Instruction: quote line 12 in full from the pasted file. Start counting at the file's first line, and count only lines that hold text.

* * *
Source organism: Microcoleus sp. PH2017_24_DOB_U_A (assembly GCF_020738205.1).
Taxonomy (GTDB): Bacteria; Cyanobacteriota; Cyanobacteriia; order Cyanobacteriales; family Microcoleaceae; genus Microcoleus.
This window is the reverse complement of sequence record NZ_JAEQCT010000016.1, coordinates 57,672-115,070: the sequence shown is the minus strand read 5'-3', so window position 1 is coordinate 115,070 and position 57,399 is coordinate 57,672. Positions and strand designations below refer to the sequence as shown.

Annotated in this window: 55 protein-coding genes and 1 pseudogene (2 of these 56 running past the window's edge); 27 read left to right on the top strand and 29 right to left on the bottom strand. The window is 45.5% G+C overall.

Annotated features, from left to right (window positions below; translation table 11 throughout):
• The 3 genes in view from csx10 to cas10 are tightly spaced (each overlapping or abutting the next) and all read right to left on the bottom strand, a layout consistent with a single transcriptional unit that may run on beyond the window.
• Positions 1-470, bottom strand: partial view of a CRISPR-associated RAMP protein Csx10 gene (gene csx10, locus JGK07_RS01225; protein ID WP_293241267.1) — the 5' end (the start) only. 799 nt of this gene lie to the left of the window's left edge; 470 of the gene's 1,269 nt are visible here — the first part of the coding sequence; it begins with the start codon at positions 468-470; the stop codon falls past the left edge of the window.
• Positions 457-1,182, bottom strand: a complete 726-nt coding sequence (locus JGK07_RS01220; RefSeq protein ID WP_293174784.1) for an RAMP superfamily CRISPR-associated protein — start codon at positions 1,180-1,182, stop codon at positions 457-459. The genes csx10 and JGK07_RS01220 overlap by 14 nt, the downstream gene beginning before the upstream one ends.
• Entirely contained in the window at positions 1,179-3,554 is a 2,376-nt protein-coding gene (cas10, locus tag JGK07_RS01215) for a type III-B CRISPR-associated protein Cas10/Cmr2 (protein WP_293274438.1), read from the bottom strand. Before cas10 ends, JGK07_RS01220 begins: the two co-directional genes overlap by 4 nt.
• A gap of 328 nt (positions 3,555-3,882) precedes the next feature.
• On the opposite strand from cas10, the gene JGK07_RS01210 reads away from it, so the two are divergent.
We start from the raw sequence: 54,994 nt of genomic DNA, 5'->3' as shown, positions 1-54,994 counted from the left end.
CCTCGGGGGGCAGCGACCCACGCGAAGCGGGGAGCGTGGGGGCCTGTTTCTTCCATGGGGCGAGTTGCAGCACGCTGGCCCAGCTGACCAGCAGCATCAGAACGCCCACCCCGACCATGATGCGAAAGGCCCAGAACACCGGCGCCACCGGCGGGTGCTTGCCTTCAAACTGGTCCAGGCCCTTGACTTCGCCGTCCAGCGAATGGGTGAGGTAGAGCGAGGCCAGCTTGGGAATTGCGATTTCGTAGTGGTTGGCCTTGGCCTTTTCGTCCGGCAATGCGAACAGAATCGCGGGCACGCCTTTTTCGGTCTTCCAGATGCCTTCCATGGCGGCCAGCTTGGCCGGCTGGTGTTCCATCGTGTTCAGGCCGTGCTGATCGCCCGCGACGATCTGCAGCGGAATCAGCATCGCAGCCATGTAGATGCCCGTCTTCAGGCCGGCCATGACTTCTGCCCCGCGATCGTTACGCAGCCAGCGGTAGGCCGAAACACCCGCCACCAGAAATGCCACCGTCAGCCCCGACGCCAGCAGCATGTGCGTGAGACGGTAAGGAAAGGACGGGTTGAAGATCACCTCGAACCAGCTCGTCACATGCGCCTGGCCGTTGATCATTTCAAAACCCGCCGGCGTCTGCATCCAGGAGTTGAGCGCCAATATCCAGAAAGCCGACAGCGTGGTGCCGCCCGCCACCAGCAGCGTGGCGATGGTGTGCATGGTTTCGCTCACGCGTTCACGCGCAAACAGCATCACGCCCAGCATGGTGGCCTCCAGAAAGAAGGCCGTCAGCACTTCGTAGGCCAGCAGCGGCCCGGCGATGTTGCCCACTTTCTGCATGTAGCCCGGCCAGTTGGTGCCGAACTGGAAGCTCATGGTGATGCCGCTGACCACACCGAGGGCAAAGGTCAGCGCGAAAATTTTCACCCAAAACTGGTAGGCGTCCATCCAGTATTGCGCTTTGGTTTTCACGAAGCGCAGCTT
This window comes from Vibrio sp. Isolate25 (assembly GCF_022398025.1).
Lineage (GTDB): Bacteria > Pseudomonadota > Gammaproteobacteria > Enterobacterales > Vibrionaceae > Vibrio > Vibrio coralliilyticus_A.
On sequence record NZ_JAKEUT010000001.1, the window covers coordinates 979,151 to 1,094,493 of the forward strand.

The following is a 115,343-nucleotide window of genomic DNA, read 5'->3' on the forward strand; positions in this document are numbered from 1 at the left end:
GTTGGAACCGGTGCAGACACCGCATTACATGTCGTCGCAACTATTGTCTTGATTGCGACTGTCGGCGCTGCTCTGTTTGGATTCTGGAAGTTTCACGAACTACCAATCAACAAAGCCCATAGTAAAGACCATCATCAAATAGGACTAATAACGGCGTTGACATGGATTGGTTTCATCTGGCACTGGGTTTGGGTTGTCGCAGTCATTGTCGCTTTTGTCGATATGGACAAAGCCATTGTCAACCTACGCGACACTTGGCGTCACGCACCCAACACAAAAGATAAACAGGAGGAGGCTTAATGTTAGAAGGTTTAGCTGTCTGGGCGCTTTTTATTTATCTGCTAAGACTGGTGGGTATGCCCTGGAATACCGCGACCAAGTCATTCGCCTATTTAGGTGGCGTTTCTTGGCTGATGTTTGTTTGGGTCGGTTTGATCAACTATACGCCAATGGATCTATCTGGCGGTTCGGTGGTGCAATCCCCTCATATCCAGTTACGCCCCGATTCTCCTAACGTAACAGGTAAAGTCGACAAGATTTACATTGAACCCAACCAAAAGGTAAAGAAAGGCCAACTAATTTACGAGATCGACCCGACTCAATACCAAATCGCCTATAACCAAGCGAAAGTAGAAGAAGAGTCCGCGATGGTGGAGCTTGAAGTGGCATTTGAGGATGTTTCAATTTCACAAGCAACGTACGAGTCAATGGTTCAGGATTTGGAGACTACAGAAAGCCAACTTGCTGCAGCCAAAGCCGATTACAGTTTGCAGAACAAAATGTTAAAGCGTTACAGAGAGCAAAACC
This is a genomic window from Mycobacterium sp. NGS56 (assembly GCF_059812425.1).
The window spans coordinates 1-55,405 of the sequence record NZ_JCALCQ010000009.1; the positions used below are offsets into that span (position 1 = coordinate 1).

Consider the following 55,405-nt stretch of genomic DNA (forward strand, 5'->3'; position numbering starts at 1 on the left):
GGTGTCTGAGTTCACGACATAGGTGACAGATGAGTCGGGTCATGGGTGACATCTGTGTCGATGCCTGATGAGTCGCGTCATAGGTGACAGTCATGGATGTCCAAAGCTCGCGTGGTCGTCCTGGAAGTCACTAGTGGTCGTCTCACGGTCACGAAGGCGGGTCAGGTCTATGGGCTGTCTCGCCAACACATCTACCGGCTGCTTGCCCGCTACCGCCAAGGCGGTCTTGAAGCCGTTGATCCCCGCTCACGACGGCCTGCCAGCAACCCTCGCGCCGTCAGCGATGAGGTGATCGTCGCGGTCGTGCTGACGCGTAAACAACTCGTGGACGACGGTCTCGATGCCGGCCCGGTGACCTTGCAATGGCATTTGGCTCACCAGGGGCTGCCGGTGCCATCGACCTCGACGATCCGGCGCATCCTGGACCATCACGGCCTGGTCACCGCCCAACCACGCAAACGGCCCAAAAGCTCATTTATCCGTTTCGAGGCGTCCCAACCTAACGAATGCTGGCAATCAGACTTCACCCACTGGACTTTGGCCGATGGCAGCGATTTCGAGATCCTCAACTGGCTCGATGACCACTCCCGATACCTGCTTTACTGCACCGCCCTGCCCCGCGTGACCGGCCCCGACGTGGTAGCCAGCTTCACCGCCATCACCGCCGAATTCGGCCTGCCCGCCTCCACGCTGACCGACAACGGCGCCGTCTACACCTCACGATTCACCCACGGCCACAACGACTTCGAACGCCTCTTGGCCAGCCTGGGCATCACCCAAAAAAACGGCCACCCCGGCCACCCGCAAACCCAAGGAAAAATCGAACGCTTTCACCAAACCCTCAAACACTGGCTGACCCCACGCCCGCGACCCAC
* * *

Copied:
We start from the raw sequence: 54,994 nt of genomic DNA, 5'->3' as shown, positions 1-54,994 counted from the left end.